Master's Theses

Date of Award

Summer 1964

Degree Name

Master of Science (MS)

Department

Education

Advisor

Jerry Harper

Abstract

The purpose of this paper was (2) to determine if attitudes of teachers had influence on choices to teach exceptional children, and (b) to determine whether teacher attitudes are related to acceptance or rejection of exceptional children. Information was obtained through the following procedure: 1. fifty teachers were selected at random from a second class city school district in Kansas as subjects for this study. 2. Information was obtained from these teachers through the use of the standardized Minnesota Teacher Attitude Inventory, a ranking scale of exceptionalities, and a check list of preference of exceptionalities to teach. 3. Responses were tested with a chi-square statistical technique using 2 x 2 cells and the .05 level of significance. The findings indicated: 1. that teachers with low teacher attitudes are more willing to teach the exceptional. 2. That teachers with low teacher attitudes accept a greater variety of exceptionalities. As a result of this study, it can be concluded that generally teachers with low teacher attitudes are more willing to teach exceptional children; and will also choose to teach a greater variety of exceptionalities than will teachers with high teacher attitudes.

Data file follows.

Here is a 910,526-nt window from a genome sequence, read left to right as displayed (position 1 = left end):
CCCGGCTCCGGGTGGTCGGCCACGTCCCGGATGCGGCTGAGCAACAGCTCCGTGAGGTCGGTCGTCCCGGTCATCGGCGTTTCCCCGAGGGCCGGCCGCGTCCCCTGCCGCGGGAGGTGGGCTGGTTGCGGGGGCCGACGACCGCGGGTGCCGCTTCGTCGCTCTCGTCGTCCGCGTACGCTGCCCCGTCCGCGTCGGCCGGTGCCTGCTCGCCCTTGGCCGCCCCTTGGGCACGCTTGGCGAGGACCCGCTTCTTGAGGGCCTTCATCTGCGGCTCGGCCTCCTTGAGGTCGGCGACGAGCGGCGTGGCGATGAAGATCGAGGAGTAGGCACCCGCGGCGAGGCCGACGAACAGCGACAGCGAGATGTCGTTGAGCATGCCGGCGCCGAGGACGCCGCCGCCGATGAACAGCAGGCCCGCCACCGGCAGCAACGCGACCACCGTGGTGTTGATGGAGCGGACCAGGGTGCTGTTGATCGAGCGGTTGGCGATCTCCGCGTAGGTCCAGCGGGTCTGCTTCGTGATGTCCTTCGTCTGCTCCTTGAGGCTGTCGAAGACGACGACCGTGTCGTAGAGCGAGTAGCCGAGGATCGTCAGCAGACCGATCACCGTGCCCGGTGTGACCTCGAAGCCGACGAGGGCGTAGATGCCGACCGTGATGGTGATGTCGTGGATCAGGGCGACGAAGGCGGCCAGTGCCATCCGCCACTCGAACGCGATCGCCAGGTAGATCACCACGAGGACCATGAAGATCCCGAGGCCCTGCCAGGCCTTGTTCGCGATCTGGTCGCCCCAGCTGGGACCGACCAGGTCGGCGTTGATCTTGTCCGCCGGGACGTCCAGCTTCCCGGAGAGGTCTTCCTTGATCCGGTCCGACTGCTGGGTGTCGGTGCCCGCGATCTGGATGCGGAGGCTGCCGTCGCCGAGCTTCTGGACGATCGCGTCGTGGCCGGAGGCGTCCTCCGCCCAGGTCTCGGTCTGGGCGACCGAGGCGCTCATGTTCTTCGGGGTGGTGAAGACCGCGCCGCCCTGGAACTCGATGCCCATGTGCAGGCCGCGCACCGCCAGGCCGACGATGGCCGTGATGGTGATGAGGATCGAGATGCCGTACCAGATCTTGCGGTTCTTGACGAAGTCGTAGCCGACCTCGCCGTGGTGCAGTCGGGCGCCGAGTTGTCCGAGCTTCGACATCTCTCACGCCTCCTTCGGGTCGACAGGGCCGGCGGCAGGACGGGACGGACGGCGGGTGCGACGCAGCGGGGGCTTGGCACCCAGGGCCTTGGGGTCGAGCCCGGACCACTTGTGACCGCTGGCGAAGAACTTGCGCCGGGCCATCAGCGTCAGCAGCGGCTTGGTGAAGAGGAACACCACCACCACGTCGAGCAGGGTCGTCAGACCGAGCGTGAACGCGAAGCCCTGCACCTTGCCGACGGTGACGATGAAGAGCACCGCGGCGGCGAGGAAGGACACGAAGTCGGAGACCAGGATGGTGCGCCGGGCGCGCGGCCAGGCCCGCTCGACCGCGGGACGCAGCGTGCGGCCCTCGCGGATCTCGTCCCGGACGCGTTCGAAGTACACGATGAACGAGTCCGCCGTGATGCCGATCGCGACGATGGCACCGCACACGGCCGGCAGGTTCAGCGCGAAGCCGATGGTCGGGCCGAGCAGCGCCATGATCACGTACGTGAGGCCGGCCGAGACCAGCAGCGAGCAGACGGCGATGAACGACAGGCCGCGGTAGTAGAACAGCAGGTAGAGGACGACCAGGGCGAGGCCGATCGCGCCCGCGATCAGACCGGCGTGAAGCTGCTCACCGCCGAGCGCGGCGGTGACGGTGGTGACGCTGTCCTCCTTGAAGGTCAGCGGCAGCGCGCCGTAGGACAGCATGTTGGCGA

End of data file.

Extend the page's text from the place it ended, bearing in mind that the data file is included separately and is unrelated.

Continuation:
Rights

Copyright 1964 Marguerite Lynch

Comments

Notice: This material may be protected by copyright law (Title 17 U.S. Code).

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